After training at Central School of Speech & Drama, Emily went on to found Jagged Fence Theatre Company. Their most recent production was a critically acclaimed adaptation of ‘The Seagull’ by Anya Reiss.
How did Jagged Fence come about? Did you always aspire to be a producer?
Well no, at first it was a vehicle for me to act really, me and a couple of other girls who I trained with at Central. But then I realised that I had a certain aptitude for producing and I began to enjoy that side of it more and more. After a couple of years of producing and acting in Jagged Fence productions, I then produced the first play that I wasn’t in, ‘Lizzie Finn’ at Southwark Playhouse.
How did you find taking a step back from acting for ‘Lizzie Finn’?
It completely changed my whole outlook, and actually I didn’t really enjoy that first process very much! But it was good in a sense, because it made me really differentiate between my job roles in different productions. Now, the ones that I exclusively produce, I can enjoy and focus on producing, and the ones I’m going to be in…I’m very clear about that from the beginning with both myself and the creative team.
Is producing something that’s grown on you then?
Yes. I feel now….that I don’t think I could be just an actress. I’d hate the life….I think if I hadn’t started producing, I’d probably still be trying to make a career in acting, but there’s no way I’d have done the plays that I’ve done, or have the agent that I’ve got, if I hadn’t started the company. I love the fact that now I have the freedom to create something from nothing.
Do you feel that your producing work has helped or hindered your acting career in any way?
Yes – it’s helped me, it’s given me much more confidence. I don’t have that desperate feeling that can sometimes creep in when you’re not working – it’s empowering, and I’ve always got projects on the go to talk about.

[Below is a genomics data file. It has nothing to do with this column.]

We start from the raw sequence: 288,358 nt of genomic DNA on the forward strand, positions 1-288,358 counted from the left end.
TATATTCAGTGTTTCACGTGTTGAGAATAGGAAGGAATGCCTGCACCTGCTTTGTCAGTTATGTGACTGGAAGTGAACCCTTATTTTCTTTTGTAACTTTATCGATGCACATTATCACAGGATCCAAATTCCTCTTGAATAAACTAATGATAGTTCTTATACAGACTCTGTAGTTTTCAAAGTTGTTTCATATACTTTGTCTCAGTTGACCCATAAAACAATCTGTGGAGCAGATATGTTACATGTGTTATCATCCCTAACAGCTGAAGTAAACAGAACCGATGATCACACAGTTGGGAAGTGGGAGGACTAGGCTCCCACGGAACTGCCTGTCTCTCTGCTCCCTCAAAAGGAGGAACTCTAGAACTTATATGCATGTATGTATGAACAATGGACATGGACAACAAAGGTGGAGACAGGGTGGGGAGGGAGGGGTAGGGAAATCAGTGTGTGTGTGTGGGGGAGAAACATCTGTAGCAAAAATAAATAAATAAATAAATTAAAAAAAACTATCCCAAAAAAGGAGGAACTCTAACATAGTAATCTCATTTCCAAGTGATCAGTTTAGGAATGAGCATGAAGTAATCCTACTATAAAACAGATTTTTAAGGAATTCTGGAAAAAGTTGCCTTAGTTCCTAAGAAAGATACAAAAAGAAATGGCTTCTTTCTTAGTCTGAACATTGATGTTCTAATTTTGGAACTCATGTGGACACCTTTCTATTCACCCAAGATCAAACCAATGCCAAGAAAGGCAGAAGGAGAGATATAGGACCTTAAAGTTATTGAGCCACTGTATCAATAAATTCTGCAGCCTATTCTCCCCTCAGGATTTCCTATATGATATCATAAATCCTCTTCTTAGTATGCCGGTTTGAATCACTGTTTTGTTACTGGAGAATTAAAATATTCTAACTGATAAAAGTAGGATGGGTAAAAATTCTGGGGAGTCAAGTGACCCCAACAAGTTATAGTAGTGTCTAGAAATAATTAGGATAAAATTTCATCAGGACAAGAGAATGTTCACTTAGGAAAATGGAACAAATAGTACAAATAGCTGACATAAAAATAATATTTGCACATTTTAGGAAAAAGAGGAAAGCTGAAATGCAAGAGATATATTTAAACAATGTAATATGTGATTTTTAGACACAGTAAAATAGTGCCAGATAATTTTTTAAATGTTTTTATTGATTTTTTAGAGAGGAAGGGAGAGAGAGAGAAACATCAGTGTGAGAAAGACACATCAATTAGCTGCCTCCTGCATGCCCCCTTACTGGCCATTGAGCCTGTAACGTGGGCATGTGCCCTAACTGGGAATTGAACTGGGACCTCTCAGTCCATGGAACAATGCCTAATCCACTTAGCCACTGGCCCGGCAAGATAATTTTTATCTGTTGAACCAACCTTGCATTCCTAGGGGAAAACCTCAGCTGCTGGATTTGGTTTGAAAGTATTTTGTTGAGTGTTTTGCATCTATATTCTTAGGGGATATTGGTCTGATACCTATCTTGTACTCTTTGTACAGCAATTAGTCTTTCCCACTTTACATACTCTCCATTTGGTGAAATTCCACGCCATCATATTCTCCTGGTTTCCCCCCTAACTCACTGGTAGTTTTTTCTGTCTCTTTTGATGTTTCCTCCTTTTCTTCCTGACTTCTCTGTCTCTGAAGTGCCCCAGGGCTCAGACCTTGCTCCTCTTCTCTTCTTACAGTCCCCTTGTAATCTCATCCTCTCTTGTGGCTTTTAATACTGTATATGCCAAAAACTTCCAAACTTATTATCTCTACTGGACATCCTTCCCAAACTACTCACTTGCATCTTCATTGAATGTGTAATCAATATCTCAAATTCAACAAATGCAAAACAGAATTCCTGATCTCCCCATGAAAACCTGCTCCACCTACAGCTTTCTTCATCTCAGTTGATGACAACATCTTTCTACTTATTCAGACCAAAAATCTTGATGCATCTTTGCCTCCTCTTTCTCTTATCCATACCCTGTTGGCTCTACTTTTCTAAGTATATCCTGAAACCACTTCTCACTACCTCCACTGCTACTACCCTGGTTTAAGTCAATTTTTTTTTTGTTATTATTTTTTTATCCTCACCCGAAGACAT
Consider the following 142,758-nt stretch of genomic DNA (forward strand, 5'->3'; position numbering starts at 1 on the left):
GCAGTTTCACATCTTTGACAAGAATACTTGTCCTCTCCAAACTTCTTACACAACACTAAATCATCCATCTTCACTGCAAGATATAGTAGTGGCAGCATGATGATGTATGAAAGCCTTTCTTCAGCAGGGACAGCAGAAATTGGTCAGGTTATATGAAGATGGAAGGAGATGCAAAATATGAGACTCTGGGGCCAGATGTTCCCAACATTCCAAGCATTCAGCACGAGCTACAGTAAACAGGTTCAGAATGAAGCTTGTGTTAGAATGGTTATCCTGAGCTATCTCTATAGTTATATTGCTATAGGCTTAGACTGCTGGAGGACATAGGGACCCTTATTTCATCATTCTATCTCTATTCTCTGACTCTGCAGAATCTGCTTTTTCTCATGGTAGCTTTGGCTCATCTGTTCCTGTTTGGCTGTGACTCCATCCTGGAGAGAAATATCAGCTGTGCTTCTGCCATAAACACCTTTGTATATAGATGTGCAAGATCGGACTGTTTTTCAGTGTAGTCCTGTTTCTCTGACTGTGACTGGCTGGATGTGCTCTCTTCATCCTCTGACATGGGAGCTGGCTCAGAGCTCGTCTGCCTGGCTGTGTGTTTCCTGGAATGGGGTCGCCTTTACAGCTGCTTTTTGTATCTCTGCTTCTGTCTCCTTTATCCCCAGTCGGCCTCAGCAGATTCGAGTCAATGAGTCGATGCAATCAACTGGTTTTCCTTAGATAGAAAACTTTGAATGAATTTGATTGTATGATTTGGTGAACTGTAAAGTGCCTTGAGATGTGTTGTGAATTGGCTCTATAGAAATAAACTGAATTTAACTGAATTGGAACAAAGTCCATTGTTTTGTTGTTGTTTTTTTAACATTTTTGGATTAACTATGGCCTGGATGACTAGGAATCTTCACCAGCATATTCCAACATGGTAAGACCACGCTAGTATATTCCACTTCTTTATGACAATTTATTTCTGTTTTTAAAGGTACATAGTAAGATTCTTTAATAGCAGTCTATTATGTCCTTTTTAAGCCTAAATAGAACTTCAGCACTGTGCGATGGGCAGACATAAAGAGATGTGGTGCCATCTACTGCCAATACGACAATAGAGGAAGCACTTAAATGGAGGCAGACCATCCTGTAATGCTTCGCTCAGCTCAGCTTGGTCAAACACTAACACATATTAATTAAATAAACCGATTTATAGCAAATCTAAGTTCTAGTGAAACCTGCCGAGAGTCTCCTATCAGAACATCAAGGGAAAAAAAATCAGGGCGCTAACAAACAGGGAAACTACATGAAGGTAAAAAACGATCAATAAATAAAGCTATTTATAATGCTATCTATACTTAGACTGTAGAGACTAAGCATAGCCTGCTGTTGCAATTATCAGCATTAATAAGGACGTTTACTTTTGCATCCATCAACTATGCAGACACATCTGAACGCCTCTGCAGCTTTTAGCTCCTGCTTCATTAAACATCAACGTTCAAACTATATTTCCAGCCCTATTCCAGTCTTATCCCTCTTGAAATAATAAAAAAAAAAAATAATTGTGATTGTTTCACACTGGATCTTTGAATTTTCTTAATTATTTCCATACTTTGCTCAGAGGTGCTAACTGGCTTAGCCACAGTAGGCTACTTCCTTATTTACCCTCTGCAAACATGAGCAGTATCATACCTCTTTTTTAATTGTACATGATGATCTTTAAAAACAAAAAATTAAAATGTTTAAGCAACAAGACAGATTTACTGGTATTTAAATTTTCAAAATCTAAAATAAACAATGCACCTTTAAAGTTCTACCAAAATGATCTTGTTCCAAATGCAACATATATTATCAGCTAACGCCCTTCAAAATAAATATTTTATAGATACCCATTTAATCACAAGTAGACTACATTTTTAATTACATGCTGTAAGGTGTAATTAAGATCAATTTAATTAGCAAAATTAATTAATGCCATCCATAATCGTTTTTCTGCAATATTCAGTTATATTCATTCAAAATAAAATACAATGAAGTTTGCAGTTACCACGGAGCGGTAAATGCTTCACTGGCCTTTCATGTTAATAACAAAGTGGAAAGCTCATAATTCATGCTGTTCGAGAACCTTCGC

What’s the most challenging the about acting & producing on the same project?
It can be weird to be in a position of control throughout the planning stages, and then relinquish that and take a more submissive role as an actor in the rehearsal room. Also, I think other people are sometimes a bit disconcerted by the fact that you do more than one thing – they don’t quite know which box to put you in.
Does producing help you to earn more of your living creatively rather than doing ‘day jobs’ like waitressing or temping?
Yes, definitely, running the company helps to keep me away from temp jobs. I’ve recently started to think a bit more commercially about our choices, but I still wouldn’t do a production that I didn’t believe in creatively.
Any individuals or companies that you particularly aspire to?
Simon McBurney of Complicite. I think their stuff is really rich and daring, but they have a big international following – lots of people see it. I’d like my company to be in that position in 10 years time!